Growing up in London I’ve seen many things come and go – ‘happy slap’ videos, grime music and Tony Blair’s integrity. But one thing has come and never gone – shisha cafes.
The rise of the shisha cafes was swift and rapid. Every week there was a new place would pop up – usually somewhere along the murky depths of Edgware Road.
To this day they are still popping up left, right and centre.
For those who don’t know what I’m talking about, here’s what a shisha pipe looks like.
It contains heated tobacco that is passed through water, and the user takes ‘pulls’ through the pipe, producing a deceptively comforting ‘bubble’ sound.
So what’s the deal with shisha? Is it dangerous? And why is it so popular?
First thing’s first, it’s easy to see why people get sucked into it.
The buzz of a busy cafe, young people of the opposite sex, football on the TV, good music, and the intoxicating smell of apple and mint wafting through the air – it all makes for a perfect night of Snapchat stories.
Not only that, but certain shisha places are hangout spots for celebrities, making them even more of an attractive option for impressionable young people.
So with that said, is it even that big of a deal?
According to most young people, it isn’t. Many assume that the smoke from a shisha pipe is safer than a cigarette (maybe because it’s passed through water).
This is not true.
We all know the numerous negative effects of smoking cigarettes, and shisha is no different. Similar to cigs, it uses tobacco and the health outcomes are most likely the same.
The smoke coming from the shisha pipe contains carbon monoxide, tar, and heavy metals to name a few things.
In other words – toxic and cancer-causing.
The numbers vary, but scientists estimate that 1 hour of shisha can be equivalent to 2-10 cigarettes (more extreme estimates suggest 1 hour is worth 100 cigarettes!)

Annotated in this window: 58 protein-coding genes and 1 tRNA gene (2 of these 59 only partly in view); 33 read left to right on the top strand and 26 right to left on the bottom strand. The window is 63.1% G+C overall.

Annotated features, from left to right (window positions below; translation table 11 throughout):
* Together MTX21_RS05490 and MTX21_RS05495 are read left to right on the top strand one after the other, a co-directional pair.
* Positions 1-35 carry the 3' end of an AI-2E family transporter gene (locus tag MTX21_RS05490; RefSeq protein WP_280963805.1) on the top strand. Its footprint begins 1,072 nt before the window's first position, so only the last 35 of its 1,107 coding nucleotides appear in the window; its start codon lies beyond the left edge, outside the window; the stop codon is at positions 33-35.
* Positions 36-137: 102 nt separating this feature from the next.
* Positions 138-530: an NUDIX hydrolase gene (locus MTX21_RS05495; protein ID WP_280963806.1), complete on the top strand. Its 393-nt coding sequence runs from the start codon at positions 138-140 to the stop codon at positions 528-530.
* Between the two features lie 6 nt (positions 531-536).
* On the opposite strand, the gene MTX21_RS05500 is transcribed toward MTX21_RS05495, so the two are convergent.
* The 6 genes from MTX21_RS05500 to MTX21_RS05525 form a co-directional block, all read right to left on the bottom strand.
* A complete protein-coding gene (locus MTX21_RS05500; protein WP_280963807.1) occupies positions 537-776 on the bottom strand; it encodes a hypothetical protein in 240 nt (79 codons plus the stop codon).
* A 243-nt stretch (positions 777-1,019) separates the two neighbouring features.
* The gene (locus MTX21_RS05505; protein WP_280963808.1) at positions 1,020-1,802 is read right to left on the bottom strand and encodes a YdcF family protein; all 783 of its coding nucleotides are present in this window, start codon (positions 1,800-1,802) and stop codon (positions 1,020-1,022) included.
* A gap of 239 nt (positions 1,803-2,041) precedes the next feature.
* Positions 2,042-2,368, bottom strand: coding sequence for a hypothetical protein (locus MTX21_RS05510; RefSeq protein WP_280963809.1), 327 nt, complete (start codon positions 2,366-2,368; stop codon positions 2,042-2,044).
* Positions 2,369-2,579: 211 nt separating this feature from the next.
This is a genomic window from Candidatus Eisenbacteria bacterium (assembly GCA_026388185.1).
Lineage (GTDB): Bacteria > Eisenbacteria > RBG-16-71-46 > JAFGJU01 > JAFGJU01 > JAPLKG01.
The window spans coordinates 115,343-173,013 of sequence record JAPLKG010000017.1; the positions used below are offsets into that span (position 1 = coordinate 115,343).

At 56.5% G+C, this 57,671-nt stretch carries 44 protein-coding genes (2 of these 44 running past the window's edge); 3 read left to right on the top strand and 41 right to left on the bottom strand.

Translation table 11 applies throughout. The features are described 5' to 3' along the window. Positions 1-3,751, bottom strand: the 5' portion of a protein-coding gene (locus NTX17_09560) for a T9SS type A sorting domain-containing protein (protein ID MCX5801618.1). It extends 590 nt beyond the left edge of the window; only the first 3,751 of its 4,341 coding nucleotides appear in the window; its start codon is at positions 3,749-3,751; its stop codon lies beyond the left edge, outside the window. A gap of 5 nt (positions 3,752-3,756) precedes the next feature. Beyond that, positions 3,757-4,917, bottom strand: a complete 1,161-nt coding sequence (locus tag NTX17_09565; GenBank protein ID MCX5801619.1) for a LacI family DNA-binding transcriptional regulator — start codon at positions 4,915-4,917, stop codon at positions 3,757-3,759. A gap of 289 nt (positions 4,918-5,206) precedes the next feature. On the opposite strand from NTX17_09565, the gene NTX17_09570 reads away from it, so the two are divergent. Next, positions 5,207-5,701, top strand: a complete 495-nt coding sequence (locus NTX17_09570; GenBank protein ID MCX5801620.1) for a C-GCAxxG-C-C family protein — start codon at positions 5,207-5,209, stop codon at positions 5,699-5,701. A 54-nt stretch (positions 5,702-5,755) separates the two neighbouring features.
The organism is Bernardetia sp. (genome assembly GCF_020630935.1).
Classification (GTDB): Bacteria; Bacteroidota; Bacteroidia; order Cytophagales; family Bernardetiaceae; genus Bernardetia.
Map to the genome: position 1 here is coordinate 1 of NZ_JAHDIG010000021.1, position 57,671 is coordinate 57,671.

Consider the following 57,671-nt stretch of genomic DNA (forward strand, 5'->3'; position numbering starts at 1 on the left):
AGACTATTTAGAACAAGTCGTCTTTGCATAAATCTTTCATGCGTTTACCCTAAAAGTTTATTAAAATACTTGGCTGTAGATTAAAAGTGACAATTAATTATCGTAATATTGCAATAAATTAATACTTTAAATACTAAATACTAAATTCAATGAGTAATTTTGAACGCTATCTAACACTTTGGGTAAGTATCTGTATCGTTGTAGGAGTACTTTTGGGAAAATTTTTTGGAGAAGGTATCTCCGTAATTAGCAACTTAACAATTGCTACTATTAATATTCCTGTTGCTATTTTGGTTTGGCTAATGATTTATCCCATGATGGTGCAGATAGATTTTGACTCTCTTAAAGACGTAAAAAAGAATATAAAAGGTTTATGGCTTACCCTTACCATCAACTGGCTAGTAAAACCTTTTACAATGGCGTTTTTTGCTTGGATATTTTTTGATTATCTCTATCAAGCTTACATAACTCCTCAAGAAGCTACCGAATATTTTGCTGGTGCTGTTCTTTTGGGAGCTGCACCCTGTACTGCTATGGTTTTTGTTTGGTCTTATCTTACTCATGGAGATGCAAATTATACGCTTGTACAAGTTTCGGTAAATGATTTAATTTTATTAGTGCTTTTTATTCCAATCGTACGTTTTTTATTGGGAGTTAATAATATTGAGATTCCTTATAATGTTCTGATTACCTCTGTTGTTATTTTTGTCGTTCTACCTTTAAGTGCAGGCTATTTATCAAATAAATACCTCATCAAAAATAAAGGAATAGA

To make this worse, the average time spent at a shisha establishment is 2-3 hours – and that’s a conservative guess if anything.
Multiply this by 2-3 nights a week and you are asking for addiction and chronic illness (shisha is addictive because it contains nicotine, the addictive substance found in cigs).
And not only do shisha sessions tend to be way longer than cigarette sessions, but they also often take place in hotboxed rooms, making the effects even worse. You sit there inhaling your own smoke, as well high amounts of passive smoke.
Furthermore, the majority of shisha ‘lounges’ also double up as ‘restaurants’, selling deserts, burgers and snacks.
Normally at fast food establishments, you eat your meal and leave. But if you’re going to a shisha restaurant for hours at a time, you are most likely going to order multiple snacks throughout. It all adds up.
While there’s nothing wrong with this for an occasional treat, many shisha-goers spend their whole weekends doing this.
The smoking and diet together form a very dangerous cocktail for your health and physique.
In terms of superficial reasons not to do shisha, there are plenty.
People who smoke regularly tend to have more stomach fat, less muscle size and less muscular endurance due to poor blood and oxygen supply.
So big belly, no muscle, and no stamina. Very stubborn and difficult to reverse.
Lung damage makes cardio more difficult too. So the whole process of going to the gym becomes more arduous, and making any form of progress becomes more difficult.
So no, shisha is definitely not harmless compared to cigarettes. It’s just as problematic, if not more for the reasons mentioned above.
If you are complaining about your health and physique but are going to smoking regularly, you are missing a huge part of the puzzle.
People who started shisha in their teens are showing up at age 30 addicted, fat and out of shape. And people are starting younger and younger.
If you smoke consistently and can see it’s affecting you, you must take action.